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Transcript of proceedings at RAD Board hearing over Bowman suspension appeal

The transcript of proceedings of the Victorian Racing Appeals and Disciplinary Board's hearing of the appeal on Tuesday by Hugh Bowman over his suspensions incurred after his ride on Marmelo (GB) in the 2018 Group 1 Melbourne Cup (3200m) at Flemingon on Tuesday, December 6th, 2018.

RACING APPEALS AND DISCIPLINARY BOARD
HIS HONOUR JUDGE J. BOWMAN, Chairman
MR B. FORREST, Deputy Chairman
PROF R. HARBRIDGE

DECISION
HUGH BOWMAN and RACING VICTORIA STEWARDS
RACING VICTORIA CENTRE, FLEMINGTON
TUESDAY, 13 NOVEMBER 2018

MR P. O'SULLIVAN appeared on behalf of Mr H. Bowman
MR S. SCHMIDHOFER, with MR R. CRAM appeared on behalf of the RVL Stewards

CHAIRMAN: Mr Hugh Bowman, you have pleaded guilty to three charges which, in the interest of brevity, we will describe as the careless riding charge, the excessive use of the whip charge and the weighing in overweight charge.
All three charges arise out of your ride on Marmelo which ran second in the 2018 Melbourne Cup. We will deal with the charges one at a time.

For the careless riding, you receiving a penalty of a suspension for 12 race meetings. We have viewed the video. Whilst we acknowledge that the classification of careless riding in the low, medium and high range is not contained in the rules, it is a very useful way for the Stewards to consider penalty.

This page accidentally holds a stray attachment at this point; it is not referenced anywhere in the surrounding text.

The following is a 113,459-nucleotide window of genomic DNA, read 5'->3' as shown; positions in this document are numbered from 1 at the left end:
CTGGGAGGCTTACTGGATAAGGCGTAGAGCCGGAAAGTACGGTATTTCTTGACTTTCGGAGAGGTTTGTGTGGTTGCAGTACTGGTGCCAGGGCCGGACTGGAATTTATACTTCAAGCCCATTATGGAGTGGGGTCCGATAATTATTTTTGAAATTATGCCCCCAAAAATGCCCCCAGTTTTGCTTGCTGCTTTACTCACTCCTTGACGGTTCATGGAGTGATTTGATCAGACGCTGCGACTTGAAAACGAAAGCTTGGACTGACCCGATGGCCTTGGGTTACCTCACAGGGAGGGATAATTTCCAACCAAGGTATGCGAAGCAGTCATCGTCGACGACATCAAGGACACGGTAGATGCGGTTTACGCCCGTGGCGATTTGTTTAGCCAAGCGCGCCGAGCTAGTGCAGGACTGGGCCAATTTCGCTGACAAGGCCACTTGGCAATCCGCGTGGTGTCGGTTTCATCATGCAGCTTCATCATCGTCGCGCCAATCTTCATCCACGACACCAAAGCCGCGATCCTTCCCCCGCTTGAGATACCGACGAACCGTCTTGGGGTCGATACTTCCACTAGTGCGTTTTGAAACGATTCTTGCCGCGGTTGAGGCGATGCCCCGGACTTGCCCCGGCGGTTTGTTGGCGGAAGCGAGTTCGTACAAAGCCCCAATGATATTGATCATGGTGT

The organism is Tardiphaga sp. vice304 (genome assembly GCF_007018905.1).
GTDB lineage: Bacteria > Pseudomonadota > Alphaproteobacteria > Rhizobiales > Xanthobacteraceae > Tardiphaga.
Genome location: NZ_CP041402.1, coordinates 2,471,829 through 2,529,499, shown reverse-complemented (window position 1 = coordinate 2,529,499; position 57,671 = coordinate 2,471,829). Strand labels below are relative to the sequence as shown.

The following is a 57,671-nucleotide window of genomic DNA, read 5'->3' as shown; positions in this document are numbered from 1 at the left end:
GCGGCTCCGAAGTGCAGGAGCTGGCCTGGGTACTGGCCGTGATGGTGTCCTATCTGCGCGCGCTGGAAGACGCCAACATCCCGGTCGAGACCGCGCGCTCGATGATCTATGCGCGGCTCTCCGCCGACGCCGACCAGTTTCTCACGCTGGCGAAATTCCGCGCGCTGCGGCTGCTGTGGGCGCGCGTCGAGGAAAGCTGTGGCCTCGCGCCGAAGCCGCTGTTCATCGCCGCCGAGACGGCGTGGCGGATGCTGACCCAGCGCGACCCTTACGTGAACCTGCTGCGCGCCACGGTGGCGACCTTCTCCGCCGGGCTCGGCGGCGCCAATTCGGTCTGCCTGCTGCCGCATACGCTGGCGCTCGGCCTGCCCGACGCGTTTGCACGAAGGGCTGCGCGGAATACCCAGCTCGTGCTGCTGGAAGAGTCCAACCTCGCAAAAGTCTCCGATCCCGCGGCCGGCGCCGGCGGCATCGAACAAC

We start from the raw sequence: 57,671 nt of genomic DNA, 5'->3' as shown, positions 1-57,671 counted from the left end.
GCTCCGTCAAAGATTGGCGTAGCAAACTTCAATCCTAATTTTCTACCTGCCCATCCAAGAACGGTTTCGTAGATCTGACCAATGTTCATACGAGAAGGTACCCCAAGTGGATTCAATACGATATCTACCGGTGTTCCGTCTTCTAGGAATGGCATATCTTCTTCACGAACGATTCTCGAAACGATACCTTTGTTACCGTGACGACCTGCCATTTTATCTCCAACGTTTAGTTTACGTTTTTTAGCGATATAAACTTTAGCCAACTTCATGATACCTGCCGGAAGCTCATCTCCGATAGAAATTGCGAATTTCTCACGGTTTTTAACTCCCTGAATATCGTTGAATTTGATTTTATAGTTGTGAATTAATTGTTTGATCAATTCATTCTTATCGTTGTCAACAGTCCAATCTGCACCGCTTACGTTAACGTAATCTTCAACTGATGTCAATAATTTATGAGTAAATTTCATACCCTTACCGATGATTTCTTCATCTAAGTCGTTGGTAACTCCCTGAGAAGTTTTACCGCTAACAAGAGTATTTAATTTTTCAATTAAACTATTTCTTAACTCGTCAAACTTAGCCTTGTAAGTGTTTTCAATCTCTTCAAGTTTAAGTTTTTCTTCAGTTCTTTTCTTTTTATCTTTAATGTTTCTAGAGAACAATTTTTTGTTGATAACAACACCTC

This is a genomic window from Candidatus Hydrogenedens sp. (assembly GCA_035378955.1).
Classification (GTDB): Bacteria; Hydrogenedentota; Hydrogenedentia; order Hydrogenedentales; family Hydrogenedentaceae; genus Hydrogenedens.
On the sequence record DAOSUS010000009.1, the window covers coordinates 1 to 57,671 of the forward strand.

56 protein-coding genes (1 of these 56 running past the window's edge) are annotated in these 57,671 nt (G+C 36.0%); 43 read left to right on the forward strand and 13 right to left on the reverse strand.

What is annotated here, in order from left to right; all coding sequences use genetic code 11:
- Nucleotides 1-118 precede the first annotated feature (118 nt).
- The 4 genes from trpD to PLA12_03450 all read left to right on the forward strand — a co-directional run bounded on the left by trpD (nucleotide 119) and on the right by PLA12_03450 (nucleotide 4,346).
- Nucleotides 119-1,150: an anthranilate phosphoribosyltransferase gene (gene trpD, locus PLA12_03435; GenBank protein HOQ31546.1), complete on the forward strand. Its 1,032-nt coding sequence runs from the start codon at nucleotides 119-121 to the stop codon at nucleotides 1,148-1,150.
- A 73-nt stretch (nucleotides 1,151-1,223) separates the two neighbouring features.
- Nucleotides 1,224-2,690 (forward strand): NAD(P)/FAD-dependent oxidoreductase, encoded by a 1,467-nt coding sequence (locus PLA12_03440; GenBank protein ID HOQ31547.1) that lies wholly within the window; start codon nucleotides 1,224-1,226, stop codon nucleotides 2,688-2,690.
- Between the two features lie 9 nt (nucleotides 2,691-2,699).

Without descending into a detailed analysis of where these ranges start and end, we would put the level of carelessness in the medium range. The interference was caused to Chestnut Coat at approximately the 500-metre mark and did hamper it to a noticeable extent. The jockey was forced to take hold and stand up in the irons. We note your frank admission that you thought you were clear of Chestnut Coat and did not realise that Best Solution had pushed up on the rails, the end result being that Chestnut Coat effectively was sandwiched.

We think that the penalty, a 12-meeting suspension, may have been prima facie appropriate, but as pointed out by Mr O'Sullivan, there is no indication in the transcript of any acknowledgment or discount for your earliest possible plea of guilty. We believe that there should be a deduction for that and it should be

one of two meetings. Apart from that, the general impact of your careless riding places it as warranting it at about that level of suspension of 10 meetings. Accordingly, the appeal in relation to careless riding is upheld and the penalty reduced to a 10-meeting suspension.